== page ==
Looking forward to the future sounds like a cliche, but it just may be the c’est la vie for the fashion world. Following the 2014 Paris Fashion Week, the commercial world of fashion was forced to say goodbye to some of the greats and look forward to just that — the future. Designer Jean Paul Gaultier won’t be debuting runway looks as he focuses on his fragrance line and other creative endeavors, forcing fashion fans to embrace a brave new world of young visionaries. Paris fashion felt so futuristic that only space could handle some of the designs. Space could not, however, handle Kimye. The infamous duo was booed at Lanvin, and a lunging lunatic even risked his last bits of dignity in order to rid the runway of the stars.

 

Alas, back to the fashion. Although futuristic designs reigned supreme at some of the hottest shows, the fashions recalled the past that built the designers. Alexander Fury captured the sentiment nicely for the Independent:

By avoiding retro pastiche, designers pushed reference through to something different. Junya Watanabe riffed on space age – Plexiglass helmets, brief shifts constructed of random assemblages of abstract shapes in high-shine patent. Those were also redolent of Sixties retro-futurism, the brave new worlds imagined by Paco Rabanne and André Courrèges. But this reiteration made them feel fresh. And Yohji Yamamoto drew on the Twenties, their bias-cutting and the suspenders tight against the pale thighs of Marlene Dietrich in The Blue Angel, in a strong show of intelligent seduction and perversion. Sex, even kink, without the schlock of shock.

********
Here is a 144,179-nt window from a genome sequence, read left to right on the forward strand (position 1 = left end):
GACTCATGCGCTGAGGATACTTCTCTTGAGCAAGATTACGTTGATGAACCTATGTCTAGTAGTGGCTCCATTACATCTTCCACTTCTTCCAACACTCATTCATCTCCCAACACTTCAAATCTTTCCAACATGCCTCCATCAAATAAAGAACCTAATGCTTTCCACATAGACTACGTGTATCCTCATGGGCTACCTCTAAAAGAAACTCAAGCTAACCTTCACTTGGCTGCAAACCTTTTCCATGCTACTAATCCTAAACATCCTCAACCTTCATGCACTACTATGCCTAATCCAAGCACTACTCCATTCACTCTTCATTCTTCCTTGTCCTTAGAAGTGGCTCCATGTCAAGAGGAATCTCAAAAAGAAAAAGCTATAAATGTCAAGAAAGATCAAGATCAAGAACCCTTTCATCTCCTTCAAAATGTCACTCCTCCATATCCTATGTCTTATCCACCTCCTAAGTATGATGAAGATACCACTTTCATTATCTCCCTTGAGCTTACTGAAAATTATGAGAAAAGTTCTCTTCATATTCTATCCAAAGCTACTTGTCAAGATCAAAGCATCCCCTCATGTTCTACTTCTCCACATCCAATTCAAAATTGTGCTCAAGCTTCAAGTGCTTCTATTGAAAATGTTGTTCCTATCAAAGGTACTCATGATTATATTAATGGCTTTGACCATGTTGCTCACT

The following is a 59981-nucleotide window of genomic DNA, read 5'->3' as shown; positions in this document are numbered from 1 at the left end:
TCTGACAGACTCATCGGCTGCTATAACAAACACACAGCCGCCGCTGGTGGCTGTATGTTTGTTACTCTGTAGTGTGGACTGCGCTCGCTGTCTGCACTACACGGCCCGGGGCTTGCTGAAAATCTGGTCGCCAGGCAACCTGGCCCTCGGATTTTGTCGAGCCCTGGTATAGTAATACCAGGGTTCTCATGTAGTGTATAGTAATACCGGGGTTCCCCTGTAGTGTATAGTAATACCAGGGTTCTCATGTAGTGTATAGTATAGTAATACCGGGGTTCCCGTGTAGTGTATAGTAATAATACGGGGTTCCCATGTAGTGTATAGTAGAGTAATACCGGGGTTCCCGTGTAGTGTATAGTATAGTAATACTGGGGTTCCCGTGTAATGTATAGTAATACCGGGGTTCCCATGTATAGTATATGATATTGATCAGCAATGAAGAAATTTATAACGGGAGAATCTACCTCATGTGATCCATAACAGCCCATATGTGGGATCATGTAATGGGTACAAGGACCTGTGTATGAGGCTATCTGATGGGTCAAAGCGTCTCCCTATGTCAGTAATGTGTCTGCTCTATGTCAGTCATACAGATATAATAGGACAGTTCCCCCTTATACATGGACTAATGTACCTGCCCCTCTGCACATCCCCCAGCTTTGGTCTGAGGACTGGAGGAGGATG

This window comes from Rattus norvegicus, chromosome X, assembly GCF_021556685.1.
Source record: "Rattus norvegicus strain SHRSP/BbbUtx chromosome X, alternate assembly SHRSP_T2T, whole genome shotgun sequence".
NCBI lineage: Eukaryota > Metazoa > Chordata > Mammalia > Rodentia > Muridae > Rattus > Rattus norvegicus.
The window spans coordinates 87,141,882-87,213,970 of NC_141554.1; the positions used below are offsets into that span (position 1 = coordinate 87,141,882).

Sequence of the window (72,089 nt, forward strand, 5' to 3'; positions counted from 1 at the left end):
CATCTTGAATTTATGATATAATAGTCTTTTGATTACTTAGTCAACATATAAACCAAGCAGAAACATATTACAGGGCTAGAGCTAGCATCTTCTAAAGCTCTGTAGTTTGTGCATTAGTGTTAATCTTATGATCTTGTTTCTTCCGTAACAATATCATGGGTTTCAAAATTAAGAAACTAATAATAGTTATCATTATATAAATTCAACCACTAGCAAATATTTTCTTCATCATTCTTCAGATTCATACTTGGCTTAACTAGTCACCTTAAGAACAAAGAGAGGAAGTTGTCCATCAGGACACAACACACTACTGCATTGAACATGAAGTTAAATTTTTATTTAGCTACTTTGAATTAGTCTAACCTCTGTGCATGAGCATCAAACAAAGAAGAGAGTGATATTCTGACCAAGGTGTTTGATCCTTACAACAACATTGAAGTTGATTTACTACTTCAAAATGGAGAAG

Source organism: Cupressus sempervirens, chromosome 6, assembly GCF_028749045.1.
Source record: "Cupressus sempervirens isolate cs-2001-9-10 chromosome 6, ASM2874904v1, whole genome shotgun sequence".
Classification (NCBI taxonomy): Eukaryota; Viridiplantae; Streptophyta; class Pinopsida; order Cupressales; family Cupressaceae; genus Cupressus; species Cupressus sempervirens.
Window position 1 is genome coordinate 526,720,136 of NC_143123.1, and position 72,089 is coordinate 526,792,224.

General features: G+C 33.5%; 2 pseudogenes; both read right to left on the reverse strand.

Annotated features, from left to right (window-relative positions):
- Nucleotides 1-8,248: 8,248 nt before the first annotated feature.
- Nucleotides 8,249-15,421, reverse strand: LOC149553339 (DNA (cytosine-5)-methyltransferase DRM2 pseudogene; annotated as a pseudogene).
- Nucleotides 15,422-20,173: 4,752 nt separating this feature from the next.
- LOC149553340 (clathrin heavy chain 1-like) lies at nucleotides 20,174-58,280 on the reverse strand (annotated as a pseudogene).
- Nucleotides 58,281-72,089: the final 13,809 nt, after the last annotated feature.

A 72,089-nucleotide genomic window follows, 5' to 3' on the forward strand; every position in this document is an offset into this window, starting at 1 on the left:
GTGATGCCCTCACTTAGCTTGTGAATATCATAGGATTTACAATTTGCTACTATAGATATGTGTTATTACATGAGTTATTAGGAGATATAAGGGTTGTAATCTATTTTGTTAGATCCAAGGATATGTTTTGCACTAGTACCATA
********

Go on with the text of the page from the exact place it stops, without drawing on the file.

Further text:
Despite imagining a fashionably galactic future, the glamorous past can never quite be ignored. The designers that truly expanded on the idea of a fashionable future were the ones that drew on the past for inspiration. Think mixing intense detailing with feminine flourishes. Juliane Escobedo Shepherd commented on the trend for Jezebel:

Plenty of designers are trying to interpret some vague notion of “The Future” but their presentations have often been cynical, detached, cold. Manish Arora, the New Delhi-based designer who presented in Paris today, is clearly more optimistic about his sci-fi vision, presenting some kind of galactic pastry rave populated by space princesses in iridescent bike shorts with fanny packs and camel toes.

The real question is what kind of space style get-up can we expect RiRi to get her hands on? Ok, maybe that’s not on everyone’s mind, but it’s certainly a thought to ponder. How will the commercial fashion world react to the galactic stylings that dominated the runways this past week? If acceptance is on the mind of fashion buyers, then the next few seasons for us mere mortals might just be consumed with retro space wear. That’s something we might need to get used to seeing.

What do you think of the futuristic fashion trend? Would you try it on for size? Share your thoughts in the comments or tweet me @Kelseymbro